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Improving ROI for government organizations

This tip outlines the primary considerations for obtaining ROI within the confines of a governmental organization.

Return on Investment for government organizations is an interesting area and one that could involve writing a book....

However, let me try and touch on the major highlights:

  • No Taxes
  • Government institutions do not pay taxes and as a result cannot depreciate their investments over time. This means that the initial costs of a project tend to be much higher for government than for private companies that can depreciate many of those costs over several years. Therefore it is important to try and move some of these costs out in time to improve your ROI. Work with your supplier to get better discounts on hardware and software and be willing to pay more for support and maintenance. Other strategies that you may require to improve your ROI is to:

  • Lengthen your deployment times
  • Be very selective in how you use professional services. For large projects use most of your professional services budget to get help in designing the optimal system configuration. Pay particular attention to using as few boxes and processors as possible since this will drive not only your software and hardware costs but also support and maintenance. Size your system for current needs not future requirements. Boxes and storage are getting cheaper all the time; Look to size your system as tightly as possible.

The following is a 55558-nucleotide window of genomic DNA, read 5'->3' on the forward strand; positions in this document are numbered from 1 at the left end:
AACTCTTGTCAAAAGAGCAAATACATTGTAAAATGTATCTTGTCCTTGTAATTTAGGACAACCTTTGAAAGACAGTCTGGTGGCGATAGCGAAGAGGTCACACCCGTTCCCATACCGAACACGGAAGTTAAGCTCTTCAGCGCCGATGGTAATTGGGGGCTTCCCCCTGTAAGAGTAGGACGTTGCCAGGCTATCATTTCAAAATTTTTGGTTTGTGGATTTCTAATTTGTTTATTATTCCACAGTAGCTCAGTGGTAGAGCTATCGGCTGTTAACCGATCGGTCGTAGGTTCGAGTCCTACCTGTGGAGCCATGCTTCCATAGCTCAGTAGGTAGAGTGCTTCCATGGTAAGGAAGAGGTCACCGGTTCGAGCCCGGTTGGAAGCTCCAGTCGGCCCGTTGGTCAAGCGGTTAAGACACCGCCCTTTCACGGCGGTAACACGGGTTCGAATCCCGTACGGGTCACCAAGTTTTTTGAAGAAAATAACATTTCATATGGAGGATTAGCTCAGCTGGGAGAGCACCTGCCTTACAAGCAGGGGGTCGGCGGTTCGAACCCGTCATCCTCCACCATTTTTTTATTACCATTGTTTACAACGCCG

• Invest in training -- this will lower your ongoing costs
  • Finally make sure you account for all of your benefits. There is no such a thing as an unquantifiable benefit. For example a social services agency we work with deployed a system that allowed a greater percentage of disabled people to work. We suggested that part of their benefit of their system is the taxes that those people would now pay. Also the savings in any government funding they were also getting such as social security payments. Even payments for psychological counseling and the cost of prescriptions for depression all were factors taken into consideration. Finally we asked them to put a price on the happiness of an individual that can now be independent that could not be before. Although ROI is not designed to come up with such a measure it did make everyone stop and pause because government is so much more than just the numbers but until you run the numbers it is sometimes hard to realize just how much more.

  • This was last published in May 2003

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